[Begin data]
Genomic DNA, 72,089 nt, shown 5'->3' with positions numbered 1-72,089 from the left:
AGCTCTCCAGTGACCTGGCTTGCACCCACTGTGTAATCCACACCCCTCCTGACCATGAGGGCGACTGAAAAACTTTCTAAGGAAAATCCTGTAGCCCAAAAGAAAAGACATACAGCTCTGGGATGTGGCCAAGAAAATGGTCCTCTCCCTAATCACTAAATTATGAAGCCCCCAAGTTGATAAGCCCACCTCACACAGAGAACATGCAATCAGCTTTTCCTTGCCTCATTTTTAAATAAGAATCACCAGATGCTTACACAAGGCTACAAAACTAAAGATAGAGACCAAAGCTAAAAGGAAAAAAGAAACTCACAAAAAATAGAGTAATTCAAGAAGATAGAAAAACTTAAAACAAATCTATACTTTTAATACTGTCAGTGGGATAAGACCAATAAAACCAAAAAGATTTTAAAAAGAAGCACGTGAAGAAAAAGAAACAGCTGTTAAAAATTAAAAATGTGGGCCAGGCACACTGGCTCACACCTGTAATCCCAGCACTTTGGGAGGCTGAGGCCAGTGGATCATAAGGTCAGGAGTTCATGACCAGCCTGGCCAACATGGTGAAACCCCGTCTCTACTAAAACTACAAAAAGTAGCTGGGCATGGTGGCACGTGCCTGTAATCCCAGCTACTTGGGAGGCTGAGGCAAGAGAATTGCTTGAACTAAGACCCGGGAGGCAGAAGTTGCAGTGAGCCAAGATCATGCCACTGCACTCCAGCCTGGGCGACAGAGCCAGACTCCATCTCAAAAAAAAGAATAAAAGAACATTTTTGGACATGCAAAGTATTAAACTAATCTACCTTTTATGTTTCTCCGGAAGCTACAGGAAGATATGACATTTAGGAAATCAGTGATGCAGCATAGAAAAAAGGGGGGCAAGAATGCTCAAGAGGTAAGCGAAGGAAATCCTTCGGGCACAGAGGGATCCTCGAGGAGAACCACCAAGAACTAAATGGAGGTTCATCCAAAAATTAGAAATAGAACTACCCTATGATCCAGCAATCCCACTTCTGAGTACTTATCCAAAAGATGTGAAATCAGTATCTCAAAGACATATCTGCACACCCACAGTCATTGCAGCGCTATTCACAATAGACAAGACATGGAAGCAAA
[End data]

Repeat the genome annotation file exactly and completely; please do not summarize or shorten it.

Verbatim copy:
Genomic DNA, 72,089 nt, shown 5'->3' with positions numbered 1-72,089 from the left:
AGCTCTCCAGTGACCTGGCTTGCACCCACTGTGTAATCCACACCCCTCCTGACCATGAGGGCGACTGAAAAACTTTCTAAGGAAAATCCTGTAGCCCAAAAGAAAAGACATACAGCTCTGGGATGTGGCCAAGAAAATGGTCCTCTCCCTAATCACTAAATTATGAAGCCCCCAAGTTGATAAGCCCACCTCACACAGAGAACATGCAATCAGCTTTTCCTTGCCTCATTTTTAAATAAGAATCACCAGATGCTTACACAAGGCTACAAAACTAAAGATAGAGACCAAAGCTAAAAGGAAAAAAGAAACTCACAAAAAATAGAGTAATTCAAGAAGATAGAAAAACTTAAAACAAATCTATACTTTTAATACTGTCAGTGGGATAAGACCAATAAAACCAAAAAGATTTTAAAAAGAAGCACGTGAAGAAAAAGAAACAGCTGTTAAAAATTAAAAATGTGGGCCAGGCACACTGGCTCACACCTGTAATCCCAGCACTTTGGGAGGCTGAGGCCAGTGGATCATAAGGTCAGGAGTTCATGACCAGCCTGGCCAACATGGTGAAACCCCGTCTCTACTAAAACTACAAAAAGTAGCTGGGCATGGTGGCACGTGCCTGTAATCCCAGCTACTTGGGAGGCTGAGGCAAGAGAATTGCTTGAACTAAGACCCGGGAGGCAGAAGTTGCAGTGAGCCAAGATCATGCCACTGCACTCCAGCCTGGGCGACAGAGCCAGACTCCATCTCAAAAAAAAGAATAAAAGAACATTTTTGGACATGCAAAGTATTAAACTAATCTACCTTTTATGTTTCTCCGGAAGCTACAGGAAGATATGACATTTAGGAAATCAGTGATGCAGCATAGAAAAAAGGGGGGCAAGAATGCTCAAGAGGTAAGCGAAGGAAATCCTTCGGGCACAGAGGGATCCTCGAGGAGAACCACCAAGAACTAAATGGAGGTTCATCCAAAAATTAGAAATAGAACTACCCTATGATCCAGCAATCCCACTTCTGAGTACTTATCCAAAAGATGTGAAATCAGTATCTCAAAGACATATCTGCACACCCACAGTCATTGCAGCGCTATTCACAATAGACAAGACATGGAAGCAAA